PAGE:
(Those looking for another voice saying much the same thing, if somewhat more abrasively, may find Ann Coulter’s rant on the subject enlightening.)
So the banks are left stuck holding the bag on a bunch of houses that aren’t worth as much as they used to be, and the people who owned them… well, they didn’t really have all that much equity in them in the first place, so they’re not out too much, just the roof over their heads (not to make light of not having said roof – hopefully they were able to find new accomodations, ones within their current income levels.) Why is this really a problem? The banks can just wait until prices rise, which they inevitably do, and then they’ll be fine.
Well… remember what I said about people having to sell their securities that nobody wants? Banks and investment firms are required by the SEC to maintain certain asset levels. Not just houses or long-term securities, but liquid assets. Cash and tradeable securities, things they can use to cover withdrawals. They also have to hang on to a certain level of combined assets, but the liquid assets is where the dominoes start to fall.
Houses are all well and good, but when I go to the bank I want cash, not a chunk of window moulding appraised at the cash value. Not only is it easier to spend, it fits in my wallet much better. So the banks have just traded massive amounts of cash for massive amounts of real estate. They need to get cash to stay in business, or else the government seizes them and sells them off to J.P. Morgan-Chase at fire-sale prices. To make matters worse, they already had this problem when they were extending the mortgages – they packaged them up into bonds and sold *those* off to make back cash so they could give more people mortgages that could be packaged up and sold to make back cash… lather, rinse, repeat. So now they’re stuck with houses. They’re stuck with interest payments on these bonds. And, eventually, they’re going to have to pay those bonds off… but the houses backing those bonds, *right now*, won’t make much cash. The banks start getting nervous and calling in a lot of those mortgages they put out that were ‘interest-only’ – now they want principle, and they want it fast. Well, that just results in them getting even more real estate, which they can’t sell at a profit, so they sell them at whatever price they can get, pushing the housing prices down even faster (though not *that* fast… funny how they always go up faster than they go down, isn’t it?) But since the banks were stuck holding the highest amount of paid value on the houses, they also eat the largest losses when they sell at actual market value.
And losses make the market-lemmings start searching for cliffs. They sell the bank stocks. They want to sell the bonds, but they can’t get anybody to buy them, so they’ll hold those. The bank stocks drop, equity in the bank drops, they need even *more* assets… and the death spiral begins.
As for those bonds… allow me to introduce you to the SEC’s latest new regulation related to this. Last year, they required that investment firms list all their securities at market value. Even if there’s no actual market out there. Before this ruling, you could’ve tightened your belt, looked at the execs who chose to invest in these, and said “Bad doggie, no biscuit for you!” You’d wait until the housing market started to come back up, your assets are worth more than you paid for them, and sell them at a profit. Now, you have to estimate a price for bonds that nobody wants. Being good little accountants, you follow the SEC’s rules, and devalue the bonds, despite the fact that they’re backed by assets which will eventually be worth more than the bonds themselves. This makes your balance sheet look bad – like banks, you have to maintain a certain asset level, and now your assets are on the line. So you *have* to go out and try to sell these “worthless” securities that nobody wants right now… right now.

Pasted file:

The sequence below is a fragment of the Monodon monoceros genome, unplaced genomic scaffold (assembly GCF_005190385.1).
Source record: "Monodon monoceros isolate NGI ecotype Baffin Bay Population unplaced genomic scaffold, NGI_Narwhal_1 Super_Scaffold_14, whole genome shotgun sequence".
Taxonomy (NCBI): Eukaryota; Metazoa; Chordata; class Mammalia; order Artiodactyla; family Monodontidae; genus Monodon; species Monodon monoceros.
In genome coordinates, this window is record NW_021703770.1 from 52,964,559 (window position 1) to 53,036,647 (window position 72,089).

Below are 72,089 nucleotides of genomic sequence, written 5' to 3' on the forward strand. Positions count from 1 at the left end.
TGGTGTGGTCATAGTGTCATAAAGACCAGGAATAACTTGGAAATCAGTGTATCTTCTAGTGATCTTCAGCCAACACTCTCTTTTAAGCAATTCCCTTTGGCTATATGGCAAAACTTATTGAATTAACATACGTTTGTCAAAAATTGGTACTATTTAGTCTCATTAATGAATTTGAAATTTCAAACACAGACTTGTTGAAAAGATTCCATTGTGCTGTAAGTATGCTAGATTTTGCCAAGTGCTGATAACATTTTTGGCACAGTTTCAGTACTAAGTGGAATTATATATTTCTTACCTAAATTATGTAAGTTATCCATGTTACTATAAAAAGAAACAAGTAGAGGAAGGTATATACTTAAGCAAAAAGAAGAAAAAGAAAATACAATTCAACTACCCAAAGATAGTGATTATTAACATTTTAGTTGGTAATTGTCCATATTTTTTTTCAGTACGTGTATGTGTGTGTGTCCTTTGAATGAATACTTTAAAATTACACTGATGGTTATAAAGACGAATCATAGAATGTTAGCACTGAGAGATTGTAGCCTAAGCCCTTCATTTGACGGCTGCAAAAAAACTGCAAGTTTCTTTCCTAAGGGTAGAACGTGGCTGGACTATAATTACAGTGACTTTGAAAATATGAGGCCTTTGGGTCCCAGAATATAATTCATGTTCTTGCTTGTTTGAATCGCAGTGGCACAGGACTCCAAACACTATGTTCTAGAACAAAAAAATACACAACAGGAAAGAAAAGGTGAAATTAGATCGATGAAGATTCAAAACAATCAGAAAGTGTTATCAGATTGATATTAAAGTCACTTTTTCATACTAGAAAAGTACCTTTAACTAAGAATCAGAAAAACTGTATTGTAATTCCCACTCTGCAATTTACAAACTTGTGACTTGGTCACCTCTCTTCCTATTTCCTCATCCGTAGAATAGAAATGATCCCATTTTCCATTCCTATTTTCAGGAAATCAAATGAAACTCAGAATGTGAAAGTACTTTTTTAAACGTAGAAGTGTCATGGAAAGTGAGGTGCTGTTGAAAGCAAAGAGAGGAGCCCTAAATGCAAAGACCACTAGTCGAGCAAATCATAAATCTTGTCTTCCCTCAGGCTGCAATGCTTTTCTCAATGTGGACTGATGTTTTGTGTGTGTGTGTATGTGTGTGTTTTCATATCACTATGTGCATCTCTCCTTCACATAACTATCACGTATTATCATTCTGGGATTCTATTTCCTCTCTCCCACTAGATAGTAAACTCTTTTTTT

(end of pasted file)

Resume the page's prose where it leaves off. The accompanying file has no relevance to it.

“Two moths and a wad of camel spittle” looks bad on the balance sheet, no matter how you slice it.
The bonds are devalued down to pennies on the dollar. Your assets, formerly on the line, are now well under it. And… you have to declare bankruptcy, or sell, or otherwise go through a company catastrophe. The death spiral steepens.
All of this comes back to the market-lemmings. They see even bigger losses and disasters. Rather than take a leap off the edge of that nice little table they’ve been eyeing, they decide that it’s time to go for broke and take a swan-dive off Angel Falls. They sell financial stocks. They sell bank stocks. They sell everybody’s stocks. The stock markets begin to plunge – the lemmings start building platforms on top of the peak and jumping from there. The markets drop even further. Finally, you’re at the point where the lemmings are putting on tiny little space helmets and sky-diving from orbit, the regulations in place devalue vast amounts of corporate real estate, and the entire economy tanks.
That’s where it could end up, at any rate. Fortunately (and this is one of the only times you will ever hear me say this), the government has said they’re going to do something. They’re going to give the banks and investment firms with these ‘toxic’ bonds cash in exchange for them – the government can hold them until they come due, and make a profit on them. It might cost $700 billion dollars, but in the long run these actually are safe investments… it’ll just require tightening up the belt, giving the execs stern looks, and saying “bad doggie! No biscuit!” for a year or two. Exactly what the companies should have been able to do. Exactly what they would have been able to do if the SEC, with the best of intentions, hadn’t paved the road to Hell.
And if the lemmings hadn’t stampeded right down it.
So, who’s to blame for the current crisis?
Which means that, just maybe, it’s not that unfair if everybody shoulders part of the cost.